Against my better judgment, I agreed to officiate their wedding. I naïvely thought that through the 8 weeks of counseling, I could perhaps have a spiritual impact on them and share the Gospel message. I was mistaken. They wanted to get married in a church because that’s the way it was supposed to be. That was it. I walked into the rehearsal and immediately overheard a woman saying, “I heard this preacher made them go through all sorts of rigamarole before he would marry them.” She was the mother of the groom. Apparently, my attempts to give good counsel and prepare them for a life together in the eyes of God were simply seen as hoops to be jumped through.
At the reception, I was seated at the table with the bride’s family. Her mother, who was a pleasure to talk with, thanked me for performing the ceremony. She wanted them to be married in a church because “that’s the way it’s supposed to be.” I came away from the entire episode feeling completely used. No one involved, as far as I could tell, cared the least little bit about what God has to say about the matter. It was just about getting what they wanted, and having the God stamp of approval during the ceremony.
That was the first and last time I will perform a ceremony for someone outside of the church I serve, or whom I do not know. Personally, I’m not in the wedding business. I’m in the shepherding business, and this includes helping couples under my care walk with Jesus Christ in marriage.
Observations and Questions:
Our culture has become accustomed to churches being the place where you get married, but we’ve lost the meaning of marriage. Being married in a church by a minister is a matter of custom, not religious belief. It is becoming increasingly rare to find a couple who understands that they are to faithfully follow Christ together.
Given that the State no longer recognizes the Church’s role in defining marriage, should the Church refuse to be the tool of the State in this area? If the State wants to ignore the Church, then let the State worry about the ceremonies that formalize legal unions. In the state of Pennsylvania, when I officiate a wedding, I fill out a three-part license: a notarized copy returned to the county Clerk of Courts, a copy given to the couple, and a copy kept for my records. In this way, I am actually working on behalf of the state, seeing to it that all the legal forms are properly processed. Do I really need to acting as an agent of Pennsylvania? Perhaps the State should take care of its own business instead of farming out the work to clergy.
Put another way, should the Church refuse to perform legal ceremonies, but instead perform only those rituals related to sealing a covenant relationship between a Christian man and a Christian woman in the eyes of God and fellow Christians? This is similar to how it works in many parts of Europe. The State defines what is a legal union for its own civil purposes, and the Church solemnizes marriages as spiritual covenants before God and His Church for Christians who desire to do so. Put bluntly, I don’t recognize the State’s authority to tell Christians what a marriage is. It is not government’s right to do so. For civil and legal reasons, the State does have the right to create legal contracts between parties, but this is profoundly different than a covenant promise made before God.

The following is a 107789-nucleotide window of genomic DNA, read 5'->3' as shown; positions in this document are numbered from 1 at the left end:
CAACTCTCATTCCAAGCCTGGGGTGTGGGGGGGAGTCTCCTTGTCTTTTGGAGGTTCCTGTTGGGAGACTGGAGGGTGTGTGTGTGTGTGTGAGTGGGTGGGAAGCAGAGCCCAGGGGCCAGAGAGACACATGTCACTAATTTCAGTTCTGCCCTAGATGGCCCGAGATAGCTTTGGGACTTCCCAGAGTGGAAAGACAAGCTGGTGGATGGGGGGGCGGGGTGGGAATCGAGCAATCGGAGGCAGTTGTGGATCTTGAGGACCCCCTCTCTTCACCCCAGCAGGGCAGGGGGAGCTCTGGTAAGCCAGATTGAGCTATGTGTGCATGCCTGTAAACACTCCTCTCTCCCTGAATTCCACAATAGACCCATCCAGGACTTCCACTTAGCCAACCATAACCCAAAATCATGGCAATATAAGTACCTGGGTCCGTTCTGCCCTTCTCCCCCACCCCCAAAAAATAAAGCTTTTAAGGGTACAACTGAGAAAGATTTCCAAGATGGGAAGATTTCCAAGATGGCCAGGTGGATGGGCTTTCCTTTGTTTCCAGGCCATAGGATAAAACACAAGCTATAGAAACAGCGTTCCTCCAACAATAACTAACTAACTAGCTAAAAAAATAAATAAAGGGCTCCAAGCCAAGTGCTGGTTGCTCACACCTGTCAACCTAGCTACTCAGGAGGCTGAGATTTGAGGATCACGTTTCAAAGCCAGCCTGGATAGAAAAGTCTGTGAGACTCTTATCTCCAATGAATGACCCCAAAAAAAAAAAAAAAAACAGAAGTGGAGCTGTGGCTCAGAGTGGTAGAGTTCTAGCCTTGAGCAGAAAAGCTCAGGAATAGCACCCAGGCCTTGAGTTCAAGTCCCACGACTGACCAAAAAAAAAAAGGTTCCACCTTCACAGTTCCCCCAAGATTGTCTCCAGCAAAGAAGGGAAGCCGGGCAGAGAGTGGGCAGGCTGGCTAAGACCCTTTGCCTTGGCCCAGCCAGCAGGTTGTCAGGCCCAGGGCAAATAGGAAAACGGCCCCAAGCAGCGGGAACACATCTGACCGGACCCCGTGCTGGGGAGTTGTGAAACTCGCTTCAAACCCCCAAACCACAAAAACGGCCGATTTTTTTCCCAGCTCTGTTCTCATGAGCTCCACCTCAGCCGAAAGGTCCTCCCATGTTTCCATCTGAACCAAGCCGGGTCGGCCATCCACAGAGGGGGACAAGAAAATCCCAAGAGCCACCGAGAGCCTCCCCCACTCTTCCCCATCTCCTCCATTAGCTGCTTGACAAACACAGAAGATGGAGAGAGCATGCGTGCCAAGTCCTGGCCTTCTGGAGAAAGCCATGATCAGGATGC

Separating the civil function of unions from the solemnization of Christian marriages would allow the Church to be the Church. We would have more freedom to speak clearly about what marriage is without being encumbered by what civil authorities or culture expects.
Disentanglement would allow us to speak more clearly on the issue of divorce. Legal divorce does not mean that a person is divorced in the eyes of God. We might have to make grace-filled accommodations in a messy and sinful world, and I’m not sure that scripture is completely clear on divorce as far as every potential scenario is concerned. However, what is clear is that marriage is intended for one man and one woman until death does them part.
We would reserve the right to expect that Christians have Christian marriages and vows. In fact, this might go a long way to helping sharpen the cultural aspect of the wedding ceremony. If a couple wants to be married in a church by a minister, they will be making a conscious decision to do so.
The separation of a religious ceremony from the cultural expectation gives us the opportunity to speak more clearly about what God says about marriage by not imposing a Christian worldview through law, but by explaining and living what we believe. There is an opportunity for distinct and clear Christian message here.
So, what do you think? Should Church and State be disentangled on the issue of marriage? What might it look like? What are some potential problems?